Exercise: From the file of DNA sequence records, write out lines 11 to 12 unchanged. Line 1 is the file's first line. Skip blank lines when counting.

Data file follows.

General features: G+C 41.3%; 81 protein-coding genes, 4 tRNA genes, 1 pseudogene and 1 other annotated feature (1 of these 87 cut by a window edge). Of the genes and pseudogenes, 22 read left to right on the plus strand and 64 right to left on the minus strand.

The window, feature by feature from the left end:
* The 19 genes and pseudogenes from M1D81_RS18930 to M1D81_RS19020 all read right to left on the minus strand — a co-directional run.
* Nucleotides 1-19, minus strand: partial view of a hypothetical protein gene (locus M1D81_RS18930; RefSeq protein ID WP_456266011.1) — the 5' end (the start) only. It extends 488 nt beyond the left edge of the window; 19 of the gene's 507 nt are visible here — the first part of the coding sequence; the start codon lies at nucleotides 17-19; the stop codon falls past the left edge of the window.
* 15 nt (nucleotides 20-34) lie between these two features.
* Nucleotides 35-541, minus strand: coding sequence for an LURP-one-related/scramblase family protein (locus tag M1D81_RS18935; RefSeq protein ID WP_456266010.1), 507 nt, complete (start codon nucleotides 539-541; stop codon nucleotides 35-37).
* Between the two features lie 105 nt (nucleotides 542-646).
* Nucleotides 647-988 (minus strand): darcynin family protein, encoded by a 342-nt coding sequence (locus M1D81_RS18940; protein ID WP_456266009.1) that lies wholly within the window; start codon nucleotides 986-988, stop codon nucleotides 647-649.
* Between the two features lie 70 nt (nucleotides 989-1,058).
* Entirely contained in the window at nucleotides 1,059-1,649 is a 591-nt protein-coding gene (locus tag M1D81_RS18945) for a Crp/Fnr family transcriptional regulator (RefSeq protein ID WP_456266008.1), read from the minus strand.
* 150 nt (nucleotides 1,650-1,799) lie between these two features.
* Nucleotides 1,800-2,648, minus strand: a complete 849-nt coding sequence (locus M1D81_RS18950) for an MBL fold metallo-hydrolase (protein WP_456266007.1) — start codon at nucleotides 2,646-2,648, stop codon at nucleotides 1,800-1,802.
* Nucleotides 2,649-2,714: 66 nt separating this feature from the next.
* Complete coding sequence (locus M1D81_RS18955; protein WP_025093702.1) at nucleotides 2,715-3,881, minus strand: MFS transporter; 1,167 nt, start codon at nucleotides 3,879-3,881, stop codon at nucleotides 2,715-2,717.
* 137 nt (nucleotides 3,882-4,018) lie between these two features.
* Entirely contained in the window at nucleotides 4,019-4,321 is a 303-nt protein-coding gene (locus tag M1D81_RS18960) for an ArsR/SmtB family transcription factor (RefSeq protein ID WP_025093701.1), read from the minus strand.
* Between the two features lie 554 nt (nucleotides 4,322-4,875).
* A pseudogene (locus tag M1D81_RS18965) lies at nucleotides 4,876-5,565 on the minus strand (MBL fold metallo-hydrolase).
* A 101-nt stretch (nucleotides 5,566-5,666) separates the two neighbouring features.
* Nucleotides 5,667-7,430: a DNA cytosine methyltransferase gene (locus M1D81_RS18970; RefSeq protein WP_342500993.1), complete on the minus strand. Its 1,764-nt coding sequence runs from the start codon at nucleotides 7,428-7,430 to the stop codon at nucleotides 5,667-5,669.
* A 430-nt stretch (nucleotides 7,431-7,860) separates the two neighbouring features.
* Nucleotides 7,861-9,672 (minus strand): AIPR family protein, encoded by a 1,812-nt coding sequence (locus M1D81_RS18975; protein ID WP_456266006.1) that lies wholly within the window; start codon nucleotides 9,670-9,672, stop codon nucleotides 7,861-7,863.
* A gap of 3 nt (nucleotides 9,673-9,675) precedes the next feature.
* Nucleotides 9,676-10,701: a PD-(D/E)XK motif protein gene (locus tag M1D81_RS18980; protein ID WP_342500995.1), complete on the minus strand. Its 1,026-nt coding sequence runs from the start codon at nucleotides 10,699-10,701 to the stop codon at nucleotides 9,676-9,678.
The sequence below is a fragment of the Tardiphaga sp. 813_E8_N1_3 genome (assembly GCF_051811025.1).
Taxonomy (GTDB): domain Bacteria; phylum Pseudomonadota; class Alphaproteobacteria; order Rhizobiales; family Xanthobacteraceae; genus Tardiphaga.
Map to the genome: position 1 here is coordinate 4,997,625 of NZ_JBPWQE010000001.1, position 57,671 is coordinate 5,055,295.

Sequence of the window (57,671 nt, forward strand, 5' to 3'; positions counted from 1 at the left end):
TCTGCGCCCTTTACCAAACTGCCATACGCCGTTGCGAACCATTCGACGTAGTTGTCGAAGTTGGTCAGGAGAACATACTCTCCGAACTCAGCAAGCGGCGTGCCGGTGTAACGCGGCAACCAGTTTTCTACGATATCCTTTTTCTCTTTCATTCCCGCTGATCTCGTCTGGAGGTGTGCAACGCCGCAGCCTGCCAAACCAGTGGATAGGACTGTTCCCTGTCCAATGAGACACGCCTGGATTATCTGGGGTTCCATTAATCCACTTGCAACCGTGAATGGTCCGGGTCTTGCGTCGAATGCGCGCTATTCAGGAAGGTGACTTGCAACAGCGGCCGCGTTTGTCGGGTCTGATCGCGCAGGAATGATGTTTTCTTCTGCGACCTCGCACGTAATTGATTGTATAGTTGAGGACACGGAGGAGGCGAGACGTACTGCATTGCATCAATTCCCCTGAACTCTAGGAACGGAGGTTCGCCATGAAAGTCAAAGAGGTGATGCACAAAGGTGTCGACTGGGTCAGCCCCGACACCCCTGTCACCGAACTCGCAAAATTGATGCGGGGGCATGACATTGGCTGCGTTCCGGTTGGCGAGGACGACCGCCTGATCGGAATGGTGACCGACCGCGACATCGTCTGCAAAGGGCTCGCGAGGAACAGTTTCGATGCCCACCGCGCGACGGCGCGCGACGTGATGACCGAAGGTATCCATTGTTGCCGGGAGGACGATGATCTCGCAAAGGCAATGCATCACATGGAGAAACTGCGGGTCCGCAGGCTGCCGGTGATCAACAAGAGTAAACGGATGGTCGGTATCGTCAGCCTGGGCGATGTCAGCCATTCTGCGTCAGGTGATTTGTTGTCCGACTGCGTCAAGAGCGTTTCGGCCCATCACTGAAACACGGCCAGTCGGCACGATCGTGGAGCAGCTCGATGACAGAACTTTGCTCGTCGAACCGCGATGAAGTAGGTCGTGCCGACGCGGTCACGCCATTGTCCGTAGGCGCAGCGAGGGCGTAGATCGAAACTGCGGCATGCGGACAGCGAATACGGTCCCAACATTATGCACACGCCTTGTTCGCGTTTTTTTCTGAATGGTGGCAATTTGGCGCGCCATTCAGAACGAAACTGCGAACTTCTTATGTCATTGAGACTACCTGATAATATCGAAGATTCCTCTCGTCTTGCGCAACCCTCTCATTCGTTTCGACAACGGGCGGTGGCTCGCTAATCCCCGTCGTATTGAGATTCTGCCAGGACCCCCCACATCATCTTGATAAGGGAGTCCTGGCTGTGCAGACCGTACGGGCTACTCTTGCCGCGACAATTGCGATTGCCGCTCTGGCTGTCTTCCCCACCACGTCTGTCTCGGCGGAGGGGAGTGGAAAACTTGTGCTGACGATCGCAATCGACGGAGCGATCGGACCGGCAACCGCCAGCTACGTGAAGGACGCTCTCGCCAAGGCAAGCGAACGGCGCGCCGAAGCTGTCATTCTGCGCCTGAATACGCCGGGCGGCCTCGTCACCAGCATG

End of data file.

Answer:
* 150 nt (nucleotides 1,650-1,799) lie between these two features.
* Nucleotides 1,800-2,648, minus strand: a complete 849-nt coding sequence (locus M1D81_RS18950) for an MBL fold metallo-hydrolase (protein WP_456266007.1) — start codon at nucleotides 2,646-2,648, stop codon at nucleotides 1,800-1,802.